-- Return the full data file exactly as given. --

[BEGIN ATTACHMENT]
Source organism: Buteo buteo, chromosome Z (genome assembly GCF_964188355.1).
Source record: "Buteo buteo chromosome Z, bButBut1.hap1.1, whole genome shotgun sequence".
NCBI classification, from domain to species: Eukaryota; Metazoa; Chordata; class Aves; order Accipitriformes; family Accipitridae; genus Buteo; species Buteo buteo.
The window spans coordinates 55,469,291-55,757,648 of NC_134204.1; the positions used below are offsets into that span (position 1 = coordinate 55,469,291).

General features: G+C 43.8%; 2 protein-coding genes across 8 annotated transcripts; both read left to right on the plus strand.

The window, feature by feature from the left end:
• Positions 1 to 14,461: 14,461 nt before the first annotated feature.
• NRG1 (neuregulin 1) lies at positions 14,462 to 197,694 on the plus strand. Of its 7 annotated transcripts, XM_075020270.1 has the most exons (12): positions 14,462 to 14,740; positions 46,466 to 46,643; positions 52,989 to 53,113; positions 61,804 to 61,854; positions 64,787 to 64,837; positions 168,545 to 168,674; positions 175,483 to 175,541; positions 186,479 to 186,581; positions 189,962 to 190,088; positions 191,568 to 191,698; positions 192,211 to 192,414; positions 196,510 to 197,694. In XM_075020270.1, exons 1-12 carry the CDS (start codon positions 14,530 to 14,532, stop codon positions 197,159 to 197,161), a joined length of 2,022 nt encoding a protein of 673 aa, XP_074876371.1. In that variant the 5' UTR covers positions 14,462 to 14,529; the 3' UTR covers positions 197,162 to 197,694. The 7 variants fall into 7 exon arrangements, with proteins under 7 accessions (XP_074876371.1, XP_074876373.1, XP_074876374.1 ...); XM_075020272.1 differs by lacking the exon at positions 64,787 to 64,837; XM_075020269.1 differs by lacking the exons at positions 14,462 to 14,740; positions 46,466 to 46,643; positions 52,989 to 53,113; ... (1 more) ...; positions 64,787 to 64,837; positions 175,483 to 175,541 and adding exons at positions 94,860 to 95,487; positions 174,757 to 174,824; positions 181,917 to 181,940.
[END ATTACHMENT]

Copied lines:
Source organism: Buteo buteo, chromosome Z (genome assembly GCF_964188355.1).
Source record: "Buteo buteo chromosome Z, bButBut1.hap1.1, whole genome shotgun sequence".
NCBI classification, from domain to species: Eukaryota; Metazoa; Chordata; class Aves; order Accipitriformes; family Accipitridae; genus Buteo; species Buteo buteo.
The window spans coordinates 55,469,291-55,757,648 of NC_134204.1; the positions used below are offsets into that span (position 1 = coordinate 55,469,291).

General features: G+C 43.8%; 2 protein-coding genes across 8 annotated transcripts; both read left to right on the plus strand.

The window, feature by feature from the left end:
• Positions 1 to 14,461: 14,461 nt before the first annotated feature.
• NRG1 (neuregulin 1) lies at positions 14,462 to 197,694 on the plus strand. Of its 7 annotated transcripts, XM_075020270.1 has the most exons (12): positions 14,462 to 14,740; positions 46,466 to 46,643; positions 52,989 to 53,113; positions 61,804 to 61,854; positions 64,787 to 64,837; positions 168,545 to 168,674; positions 175,483 to 175,541; positions 186,479 to 186,581; positions 189,962 to 190,088; positions 191,568 to 191,698; positions 192,211 to 192,414; positions 196,510 to 197,694. In XM_075020270.1, exons 1-12 carry the CDS (start codon positions 14,530 to 14,532, stop codon positions 197,159 to 197,161), a joined length of 2,022 nt encoding a protein of 673 aa, XP_074876371.1. In that variant the 5' UTR covers positions 14,462 to 14,529; the 3' UTR covers positions 197,162 to 197,694. The 7 variants fall into 7 exon arrangements, with proteins under 7 accessions (XP_074876371.1, XP_074876373.1, XP_074876374.1 ...); XM_075020272.1 differs by lacking the exon at positions 64,787 to 64,837; XM_075020269.1 differs by lacking the exons at positions 14,462 to 14,740; positions 46,466 to 46,643; positions 52,989 to 53,113; ... (1 more) ...; positions 64,787 to 64,837; positions 175,483 to 175,541 and adding exons at positions 94,860 to 95,487; positions 174,757 to 174,824; positions 181,917 to 181,940.